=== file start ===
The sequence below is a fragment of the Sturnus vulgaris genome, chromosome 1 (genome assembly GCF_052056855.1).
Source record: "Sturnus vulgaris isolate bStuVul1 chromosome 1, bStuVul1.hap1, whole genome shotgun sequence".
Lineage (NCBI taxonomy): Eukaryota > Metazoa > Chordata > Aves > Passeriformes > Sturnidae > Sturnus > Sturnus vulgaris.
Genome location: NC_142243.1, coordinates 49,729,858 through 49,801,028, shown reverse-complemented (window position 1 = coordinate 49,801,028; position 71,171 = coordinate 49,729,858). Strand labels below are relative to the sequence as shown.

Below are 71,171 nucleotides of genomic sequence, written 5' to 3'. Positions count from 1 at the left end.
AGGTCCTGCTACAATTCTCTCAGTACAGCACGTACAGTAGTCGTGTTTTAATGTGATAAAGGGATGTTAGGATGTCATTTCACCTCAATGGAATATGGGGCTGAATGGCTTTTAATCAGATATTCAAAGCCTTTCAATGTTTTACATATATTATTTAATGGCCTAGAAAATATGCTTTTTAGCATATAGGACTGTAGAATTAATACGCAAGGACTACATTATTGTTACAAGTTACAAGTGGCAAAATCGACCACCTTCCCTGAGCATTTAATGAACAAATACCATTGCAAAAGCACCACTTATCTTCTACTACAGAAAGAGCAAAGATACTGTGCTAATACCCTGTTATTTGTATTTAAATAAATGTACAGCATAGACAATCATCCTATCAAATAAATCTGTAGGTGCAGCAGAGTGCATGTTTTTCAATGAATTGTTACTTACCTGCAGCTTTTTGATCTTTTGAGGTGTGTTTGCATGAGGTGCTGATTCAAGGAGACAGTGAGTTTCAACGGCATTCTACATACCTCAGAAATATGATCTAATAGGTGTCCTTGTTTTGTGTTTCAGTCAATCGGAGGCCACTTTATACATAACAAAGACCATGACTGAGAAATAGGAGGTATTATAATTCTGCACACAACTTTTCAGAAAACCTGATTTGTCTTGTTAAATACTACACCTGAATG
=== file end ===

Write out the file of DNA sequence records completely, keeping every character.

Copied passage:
The sequence below is a fragment of the Sturnus vulgaris genome, chromosome 1 (genome assembly GCF_052056855.1).
Source record: "Sturnus vulgaris isolate bStuVul1 chromosome 1, bStuVul1.hap1, whole genome shotgun sequence".
Lineage (NCBI taxonomy): Eukaryota > Metazoa > Chordata > Aves > Passeriformes > Sturnidae > Sturnus > Sturnus vulgaris.
Genome location: NC_142243.1, coordinates 49,729,858 through 49,801,028, shown reverse-complemented (window position 1 = coordinate 49,801,028; position 71,171 = coordinate 49,729,858). Strand labels below are relative to the sequence as shown.

Below are 71,171 nucleotides of genomic sequence, written 5' to 3'. Positions count from 1 at the left end.
AGGTCCTGCTACAATTCTCTCAGTACAGCACGTACAGTAGTCGTGTTTTAATGTGATAAAGGGATGTTAGGATGTCATTTCACCTCAATGGAATATGGGGCTGAATGGCTTTTAATCAGATATTCAAAGCCTTTCAATGTTTTACATATATTATTTAATGGCCTAGAAAATATGCTTTTTAGCATATAGGACTGTAGAATTAATACGCAAGGACTACATTATTGTTACAAGTTACAAGTGGCAAAATCGACCACCTTCCCTGAGCATTTAATGAACAAATACCATTGCAAAAGCACCACTTATCTTCTACTACAGAAAGAGCAAAGATACTGTGCTAATACCCTGTTATTTGTATTTAAATAAATGTACAGCATAGACAATCATCCTATCAAATAAATCTGTAGGTGCAGCAGAGTGCATGTTTTTCAATGAATTGTTACTTACCTGCAGCTTTTTGATCTTTTGAGGTGTGTTTGCATGAGGTGCTGATTCAAGGAGACAGTGAGTTTCAACGGCATTCTACATACCTCAGAAATATGATCTAATAGGTGTCCTTGTTTTGTGTTTCAGTCAATCGGAGGCCACTTTATACATAACAAAGACCATGACTGAGAAATAGGAGGTATTATAATTCTGCACACAACTTTTCAGAAAACCTGATTTGTCTTGTTAAATACTACACCTGAATG